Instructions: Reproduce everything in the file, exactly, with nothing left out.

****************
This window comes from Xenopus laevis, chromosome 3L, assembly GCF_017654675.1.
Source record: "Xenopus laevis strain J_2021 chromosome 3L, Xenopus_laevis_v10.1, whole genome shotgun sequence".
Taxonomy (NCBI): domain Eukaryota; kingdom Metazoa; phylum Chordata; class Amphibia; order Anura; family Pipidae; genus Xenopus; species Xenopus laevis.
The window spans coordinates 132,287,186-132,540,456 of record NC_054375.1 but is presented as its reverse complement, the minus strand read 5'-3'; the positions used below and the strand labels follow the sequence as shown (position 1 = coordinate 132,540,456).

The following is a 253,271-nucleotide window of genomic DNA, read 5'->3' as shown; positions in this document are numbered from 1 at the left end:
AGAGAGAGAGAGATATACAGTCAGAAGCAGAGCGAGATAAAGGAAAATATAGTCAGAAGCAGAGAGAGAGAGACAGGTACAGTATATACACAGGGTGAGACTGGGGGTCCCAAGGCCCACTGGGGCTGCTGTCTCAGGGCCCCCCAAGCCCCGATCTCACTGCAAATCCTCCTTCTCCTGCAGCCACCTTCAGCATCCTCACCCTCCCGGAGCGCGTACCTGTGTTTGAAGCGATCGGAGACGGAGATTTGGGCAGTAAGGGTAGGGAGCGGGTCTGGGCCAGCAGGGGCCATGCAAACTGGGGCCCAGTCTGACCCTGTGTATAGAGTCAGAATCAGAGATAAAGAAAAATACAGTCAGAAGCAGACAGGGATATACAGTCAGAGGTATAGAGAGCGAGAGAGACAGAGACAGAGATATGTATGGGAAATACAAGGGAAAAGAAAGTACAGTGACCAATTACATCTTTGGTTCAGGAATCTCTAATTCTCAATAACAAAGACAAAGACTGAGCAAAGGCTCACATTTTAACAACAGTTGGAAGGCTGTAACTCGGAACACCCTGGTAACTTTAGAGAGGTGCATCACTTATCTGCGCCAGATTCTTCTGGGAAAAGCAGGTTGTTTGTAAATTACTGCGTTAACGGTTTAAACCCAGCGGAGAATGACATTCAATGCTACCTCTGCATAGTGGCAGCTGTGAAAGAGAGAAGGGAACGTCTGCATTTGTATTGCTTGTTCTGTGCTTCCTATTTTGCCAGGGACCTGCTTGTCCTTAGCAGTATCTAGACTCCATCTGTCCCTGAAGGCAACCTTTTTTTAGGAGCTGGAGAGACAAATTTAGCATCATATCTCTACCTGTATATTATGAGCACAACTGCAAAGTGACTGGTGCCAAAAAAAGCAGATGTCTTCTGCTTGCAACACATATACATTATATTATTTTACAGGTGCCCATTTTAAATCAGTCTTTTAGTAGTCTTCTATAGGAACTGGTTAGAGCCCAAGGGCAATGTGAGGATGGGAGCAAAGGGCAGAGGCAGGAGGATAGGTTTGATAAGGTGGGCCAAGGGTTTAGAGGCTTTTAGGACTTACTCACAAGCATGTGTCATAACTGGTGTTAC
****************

This window comes from Xenopus laevis, chromosome 3L, assembly GCF_017654675.1.
Source record: "Xenopus laevis strain J_2021 chromosome 3L, Xenopus_laevis_v10.1, whole genome shotgun sequence".
Taxonomy (NCBI): domain Eukaryota; kingdom Metazoa; phylum Chordata; class Amphibia; order Anura; family Pipidae; genus Xenopus; species Xenopus laevis.
The window spans coordinates 132,287,186-132,540,456 of record NC_054375.1 but is presented as its reverse complement, the minus strand read 5'-3'; the positions used below and the strand labels follow the sequence as shown (position 1 = coordinate 132,540,456).

The following is a 253,271-nucleotide window of genomic DNA, read 5'->3' as shown; positions in this document are numbered from 1 at the left end:
AGAGAGAGAGAGATATACAGTCAGAAGCAGAGCGAGATAAAGGAAAATATAGTCAGAAGCAGAGAGAGAGAGACAGGTACAGTATATACACAGGGTGAGACTGGGGGTCCCAAGGCCCACTGGGGCTGCTGTCTCAGGGCCCCCCAAGCCCCGATCTCACTGCAAATCCTCCTTCTCCTGCAGCCACCTTCAGCATCCTCACCCTCCCGGAGCGCGTACCTGTGTTTGAAGCGATCGGAGACGGAGATTTGGGCAGTAAGGGTAGGGAGCGGGTCTGGGCCAGCAGGGGCCATGCAAACTGGGGCCCAGTCTGACCCTGTGTATAGAGTCAGAATCAGAGATAAAGAAAAATACAGTCAGAAGCAGACAGGGATATACAGTCAGAGGTATAGAGAGCGAGAGAGACAGAGACAGAGATATGTATGGGAAATACAAGGGAAAAGAAAGTACAGTGACCAATTACATCTTTGGTTCAGGAATCTCTAATTCTCAATAACAAAGACAAAGACTGAGCAAAGGCTCACATTTTAACAACAGTTGGAAGGCTGTAACTCGGAACACCCTGGTAACTTTAGAGAGGTGCATCACTTATCTGCGCCAGATTCTTCTGGGAAAAGCAGGTTGTTTGTAAATTACTGCGTTAACGGTTTAAACCCAGCGGAGAATGACATTCAATGCTACCTCTGCATAGTGGCAGCTGTGAAAGAGAGAAGGGAACGTCTGCATTTGTATTGCTTGTTCTGTGCTTCCTATTTTGCCAGGGACCTGCTTGTCCTTAGCAGTATCTAGACTCCATCTGTCCCTGAAGGCAACCTTTTTTTAGGAGCTGGAGAGACAAATTTAGCATCATATCTCTACCTGTATATTATGAGCACAACTGCAAAGTGACTGGTGCCAAAAAAAGCAGATGTCTTCTGCTTGCAACACATATACATTATATTATTTTACAGGTGCCCATTTTAAATCAGTCTTTTAGTAGTCTTCTATAGGAACTGGTTAGAGCCCAAGGGCAATGTGAGGATGGGAGCAAAGGGCAGAGGCAGGAGGATAGGTTTGATAAGGTGGGCCAAGGGTTTAGAGGCTTTTAGGACTTACTCACAAGCATGTGTCATAACTGGTGTTAC